By Brian K. Schimmoller, Contributing Editor
Considering the unparalleled gas turbine boom in the United States from 1999 to 2001, one might expect to see a dramatic increase in domestic natural gas consumption over the same time period. However, while total U.S. natural gas consumption did grow between 1997 and 2000, the increase was less than 3 percent, and since 2000, consumption has actually fallen more than 4 percent. The big change has not been in numbers, but in who’s buying the gas. Residential and commercial consumption has been essentially flat since 1997. Industrial consumption, not surprisingly, has fallen, about 10 percent, as gas-intensive industries have shut down or moved overseas. That leaves the power sector, where consumption has climbed more than 10 percent since 1997.
If overall gas demand hasn’t changed all that much, what’s with the high prices? The biggest driver is supply. The U.S. natural gas industry is fighting a losing battle in terms of maintaining current production levels. Since 2000, domestic production has held steady, but at the expense of more than 60,000 additional wells. Imports from Canada can fill the gap, right? Wrong. Canadian natural gas imports peaked in 2002 and have been falling since. U.S. and Canadian suppliers have harvested the low-hanging fruit and are now having to tap into less conventional sources.
Well, then, liquefied natural gas (LNG) will save the day. Think again. Rosy projections from a few years ago – that LNG could meet 20 percent of U.S. natural gas demand – are looking less likely now. Liquefaction costs have increased substantially; global demand for natural gas provides LNG suppliers with more market outlets, often much closer than the United States; geopolitical concerns with LNG supplier countries such as Iran and Russia may limit U.S. options; and safety issues regarding regasification terminals could hamper import capacity. LNG imports actually fell from 2004 to 2005.
So what will fuel our large installed base of gas-fired capacity, currently at about 250 GW? And what will fuel any additional gas-fired capacity that comes online in the future? The Energy Information Administration’s Annual Energy Outlook 2006 expects another 70+ GW of gas-fired capacity to enter operation between about 2012 and 2025. Even accounting for retirements of older units, gas consumption in the electric power sector is projected to increase by more than 50 percent over the next 15 years.
In the near term, sustained high natural gas prices are an almost certainty absent a significant recession. In the long term, the options include a shift to other fuels, substantially increased reliance on foreign suppliers or increased utilization of unconventional sources. The first option is likely, as reflected by the current level of interest in coal, nuclear and renewable power. The second option is certainly plausible given past and current behavior, but is undesirable from an energy security perspective. That leaves the third option, unconventional resources, which hold a lot of promise, but will require significant investment.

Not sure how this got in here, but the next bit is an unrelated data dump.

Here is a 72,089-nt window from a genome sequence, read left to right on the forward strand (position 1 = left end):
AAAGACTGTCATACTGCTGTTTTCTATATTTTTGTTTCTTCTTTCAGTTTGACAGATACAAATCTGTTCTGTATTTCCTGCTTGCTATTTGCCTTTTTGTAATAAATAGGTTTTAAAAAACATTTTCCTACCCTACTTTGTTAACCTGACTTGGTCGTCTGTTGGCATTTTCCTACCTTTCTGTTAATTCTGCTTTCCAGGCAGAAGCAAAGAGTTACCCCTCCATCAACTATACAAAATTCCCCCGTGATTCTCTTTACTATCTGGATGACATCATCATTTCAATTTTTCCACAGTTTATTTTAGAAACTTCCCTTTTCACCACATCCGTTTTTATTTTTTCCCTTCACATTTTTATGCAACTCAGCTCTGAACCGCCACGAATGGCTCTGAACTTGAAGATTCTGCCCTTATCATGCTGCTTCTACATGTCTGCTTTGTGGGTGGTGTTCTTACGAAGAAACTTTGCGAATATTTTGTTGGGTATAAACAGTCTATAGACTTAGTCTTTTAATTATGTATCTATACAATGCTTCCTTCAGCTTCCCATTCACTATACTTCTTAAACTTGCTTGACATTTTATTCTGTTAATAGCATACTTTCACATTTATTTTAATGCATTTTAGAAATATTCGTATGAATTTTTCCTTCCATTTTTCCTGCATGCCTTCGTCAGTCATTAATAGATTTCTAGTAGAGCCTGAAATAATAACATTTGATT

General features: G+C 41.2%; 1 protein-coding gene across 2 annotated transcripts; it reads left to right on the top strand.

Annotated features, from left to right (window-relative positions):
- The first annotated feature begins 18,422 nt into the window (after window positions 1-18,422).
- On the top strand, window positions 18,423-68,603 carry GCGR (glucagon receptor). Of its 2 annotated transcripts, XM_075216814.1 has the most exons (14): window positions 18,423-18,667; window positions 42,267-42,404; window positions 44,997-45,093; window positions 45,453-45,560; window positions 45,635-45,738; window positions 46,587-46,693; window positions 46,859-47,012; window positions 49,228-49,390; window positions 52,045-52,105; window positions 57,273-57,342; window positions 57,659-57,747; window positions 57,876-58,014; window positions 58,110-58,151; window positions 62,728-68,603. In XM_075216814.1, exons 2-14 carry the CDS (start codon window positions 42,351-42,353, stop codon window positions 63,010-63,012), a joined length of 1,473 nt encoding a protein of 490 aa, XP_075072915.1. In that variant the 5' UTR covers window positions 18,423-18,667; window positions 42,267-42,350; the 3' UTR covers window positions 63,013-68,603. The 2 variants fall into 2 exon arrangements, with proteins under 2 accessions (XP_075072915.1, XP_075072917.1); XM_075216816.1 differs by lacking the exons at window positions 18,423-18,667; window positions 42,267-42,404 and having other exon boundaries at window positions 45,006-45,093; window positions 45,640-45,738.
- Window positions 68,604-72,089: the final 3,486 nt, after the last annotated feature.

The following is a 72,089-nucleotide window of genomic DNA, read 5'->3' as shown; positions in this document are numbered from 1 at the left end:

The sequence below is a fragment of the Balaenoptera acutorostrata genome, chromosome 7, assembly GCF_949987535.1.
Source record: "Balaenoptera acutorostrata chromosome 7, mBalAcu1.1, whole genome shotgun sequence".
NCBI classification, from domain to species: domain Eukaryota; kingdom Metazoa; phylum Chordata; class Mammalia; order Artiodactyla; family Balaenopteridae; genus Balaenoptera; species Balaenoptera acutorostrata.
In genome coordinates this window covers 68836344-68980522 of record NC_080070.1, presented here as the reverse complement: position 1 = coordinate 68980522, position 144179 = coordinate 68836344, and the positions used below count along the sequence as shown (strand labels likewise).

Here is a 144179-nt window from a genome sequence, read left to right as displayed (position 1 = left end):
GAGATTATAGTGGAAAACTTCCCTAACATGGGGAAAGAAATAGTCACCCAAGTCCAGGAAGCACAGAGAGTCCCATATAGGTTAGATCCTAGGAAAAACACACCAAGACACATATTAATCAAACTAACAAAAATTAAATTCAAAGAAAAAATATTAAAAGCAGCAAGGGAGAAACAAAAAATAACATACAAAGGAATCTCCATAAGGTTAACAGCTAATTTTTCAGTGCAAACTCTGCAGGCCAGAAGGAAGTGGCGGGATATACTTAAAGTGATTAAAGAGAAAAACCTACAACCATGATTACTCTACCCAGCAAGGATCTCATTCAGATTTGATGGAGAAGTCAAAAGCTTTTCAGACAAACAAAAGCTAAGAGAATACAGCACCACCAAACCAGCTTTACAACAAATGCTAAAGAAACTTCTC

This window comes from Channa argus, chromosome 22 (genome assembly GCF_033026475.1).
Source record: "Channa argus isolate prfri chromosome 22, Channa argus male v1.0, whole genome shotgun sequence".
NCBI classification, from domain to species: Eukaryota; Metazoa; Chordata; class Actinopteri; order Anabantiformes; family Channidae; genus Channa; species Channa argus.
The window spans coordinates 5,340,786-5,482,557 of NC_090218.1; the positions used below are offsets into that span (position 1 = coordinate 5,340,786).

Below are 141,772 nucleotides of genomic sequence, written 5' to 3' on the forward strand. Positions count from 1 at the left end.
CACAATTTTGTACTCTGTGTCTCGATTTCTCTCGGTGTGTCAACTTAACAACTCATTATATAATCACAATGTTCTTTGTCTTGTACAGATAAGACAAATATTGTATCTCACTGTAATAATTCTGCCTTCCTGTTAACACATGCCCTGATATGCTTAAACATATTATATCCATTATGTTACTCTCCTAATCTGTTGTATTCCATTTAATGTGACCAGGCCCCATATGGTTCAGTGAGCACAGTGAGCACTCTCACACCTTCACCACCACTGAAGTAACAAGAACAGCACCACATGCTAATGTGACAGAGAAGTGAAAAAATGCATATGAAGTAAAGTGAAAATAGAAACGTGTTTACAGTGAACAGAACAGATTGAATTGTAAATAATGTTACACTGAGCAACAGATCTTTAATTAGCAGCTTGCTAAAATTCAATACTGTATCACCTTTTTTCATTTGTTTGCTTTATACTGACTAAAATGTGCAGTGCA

Unconventional gas resources refer to resources that are more difficult and less economically sound to extract, typically because the required extraction technology is insufficiently developed. What qualifies as an unconventional resource, however, can change over time. Coalbed methane, for example, has moved from the unconventional to the conventional category in recent years. Annual production has risen from essentially nothing in the late 1980s to more than 1,720 Bcf today.
Other unconventional gas resources include deep gas, tight gas and methane hydrates. Deep gas refers to gas resources that exist at depths beyond 15,000 feet, where significant technological challenges come into play: high temperatures, high pressures, hard rock and corrosive gases. To date, less than 1 percent of all wells drilled in the United States have gone below 15,000 feet. Estimates place the recoverable resource for deep gas at 50 to 110 Tcf. For comparison, annual U.S. natural gas consumption is about 22 Tcf.
Tight natural gas resources refer to gas trapped in sandstone formations with very low permeability. Several techniques can facilitate recovery, including fracturing and acidizing, but these can be costly. Pinpointing promising well locations is also complex and costly. Estimated resource levels are fairly high, however, in the 190 to 380 Tcf range.
Methane hydrates represent a fascinating – if long-term – prospect. These gas resources, in simple terms, are pockets of methane trapped in cages of ice. They are naturally occurring and are found around the world, in both terrestrial (permafrost) and marine environments. The U.S. Geological Survey estimates that the United States has in-place methane hydrate resources of more than 300,000 Tcf. Worldwide, methane hydrate resources are believed to contain more carbon than all fossil fuels combined.
Methane hydrate research, however, is still in its infancy. Gaining a better understanding of their origin, occurrence and stability is essential in assessing their potential for widespread production. There are also concerns about the effect of methane hydrates on conventional oil and gas production. The movement of hot oil through pipework at great depths could dissociate methane from surrounding sediments, possibly generating pockets of highly pressurized gas and increasing the possibility of gas blowouts and sea-floor failure.
As with all energy issues, there is no silver bullet for our natural gas supply situation. However, there are options – or opportunities – that hold promise. Exploiting these opportunities may become critical to the nation’s energy security and to the vitality of an economy fueled by low-cost energy.